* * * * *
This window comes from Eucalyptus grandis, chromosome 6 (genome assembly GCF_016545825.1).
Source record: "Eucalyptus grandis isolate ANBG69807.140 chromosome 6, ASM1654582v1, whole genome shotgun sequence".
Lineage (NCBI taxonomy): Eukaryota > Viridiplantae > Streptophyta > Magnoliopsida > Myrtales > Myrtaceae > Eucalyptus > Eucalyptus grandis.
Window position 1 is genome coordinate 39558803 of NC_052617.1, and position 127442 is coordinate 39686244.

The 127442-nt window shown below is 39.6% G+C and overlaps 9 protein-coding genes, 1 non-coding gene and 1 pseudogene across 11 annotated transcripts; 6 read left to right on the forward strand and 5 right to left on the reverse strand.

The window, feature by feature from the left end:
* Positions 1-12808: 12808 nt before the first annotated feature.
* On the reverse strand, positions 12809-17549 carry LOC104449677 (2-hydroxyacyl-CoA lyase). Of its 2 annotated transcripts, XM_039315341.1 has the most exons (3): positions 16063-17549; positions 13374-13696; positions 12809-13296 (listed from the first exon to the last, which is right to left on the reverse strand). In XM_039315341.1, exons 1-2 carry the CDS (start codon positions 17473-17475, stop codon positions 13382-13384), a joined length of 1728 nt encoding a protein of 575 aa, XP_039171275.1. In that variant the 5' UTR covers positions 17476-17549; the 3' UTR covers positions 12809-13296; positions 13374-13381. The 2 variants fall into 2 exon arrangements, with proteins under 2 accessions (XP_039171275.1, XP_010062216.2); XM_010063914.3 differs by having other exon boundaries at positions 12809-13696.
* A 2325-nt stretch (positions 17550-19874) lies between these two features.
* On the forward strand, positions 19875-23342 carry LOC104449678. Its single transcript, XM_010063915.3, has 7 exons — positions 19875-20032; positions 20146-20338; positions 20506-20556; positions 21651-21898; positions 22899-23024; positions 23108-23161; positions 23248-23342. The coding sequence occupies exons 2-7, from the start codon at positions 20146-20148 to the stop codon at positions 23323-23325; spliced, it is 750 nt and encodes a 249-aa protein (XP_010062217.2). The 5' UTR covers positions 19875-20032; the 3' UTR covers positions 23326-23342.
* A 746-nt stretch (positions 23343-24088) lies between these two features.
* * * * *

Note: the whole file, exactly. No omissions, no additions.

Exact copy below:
This window comes from Eucalyptus grandis, chromosome 6 (genome assembly GCF_016545825.1).
Source record: "Eucalyptus grandis isolate ANBG69807.140 chromosome 6, ASM1654582v1, whole genome shotgun sequence".
Lineage (NCBI taxonomy): Eukaryota > Viridiplantae > Streptophyta > Magnoliopsida > Myrtales > Myrtaceae > Eucalyptus > Eucalyptus grandis.
Window position 1 is genome coordinate 39558803 of NC_052617.1, and position 127442 is coordinate 39686244.

The 127442-nt window shown below is 39.6% G+C and overlaps 9 protein-coding genes, 1 non-coding gene and 1 pseudogene across 11 annotated transcripts; 6 read left to right on the forward strand and 5 right to left on the reverse strand.

The window, feature by feature from the left end:
* Positions 1-12808: 12808 nt before the first annotated feature.
* On the reverse strand, positions 12809-17549 carry LOC104449677 (2-hydroxyacyl-CoA lyase). Of its 2 annotated transcripts, XM_039315341.1 has the most exons (3): positions 16063-17549; positions 13374-13696; positions 12809-13296 (listed from the first exon to the last, which is right to left on the reverse strand). In XM_039315341.1, exons 1-2 carry the CDS (start codon positions 17473-17475, stop codon positions 13382-13384), a joined length of 1728 nt encoding a protein of 575 aa, XP_039171275.1. In that variant the 5' UTR covers positions 17476-17549; the 3' UTR covers positions 12809-13296; positions 13374-13381. The 2 variants fall into 2 exon arrangements, with proteins under 2 accessions (XP_039171275.1, XP_010062216.2); XM_010063914.3 differs by having other exon boundaries at positions 12809-13696.
* A 2325-nt stretch (positions 17550-19874) lies between these two features.
* On the forward strand, positions 19875-23342 carry LOC104449678. Its single transcript, XM_010063915.3, has 7 exons — positions 19875-20032; positions 20146-20338; positions 20506-20556; positions 21651-21898; positions 22899-23024; positions 23108-23161; positions 23248-23342. The coding sequence occupies exons 2-7, from the start codon at positions 20146-20148 to the stop codon at positions 23323-23325; spliced, it is 750 nt and encodes a 249-aa protein (XP_010062217.2). The 5' UTR covers positions 19875-20032; the 3' UTR covers positions 23326-23342.
* A 746-nt stretch (positions 23343-24088) lies between these two features.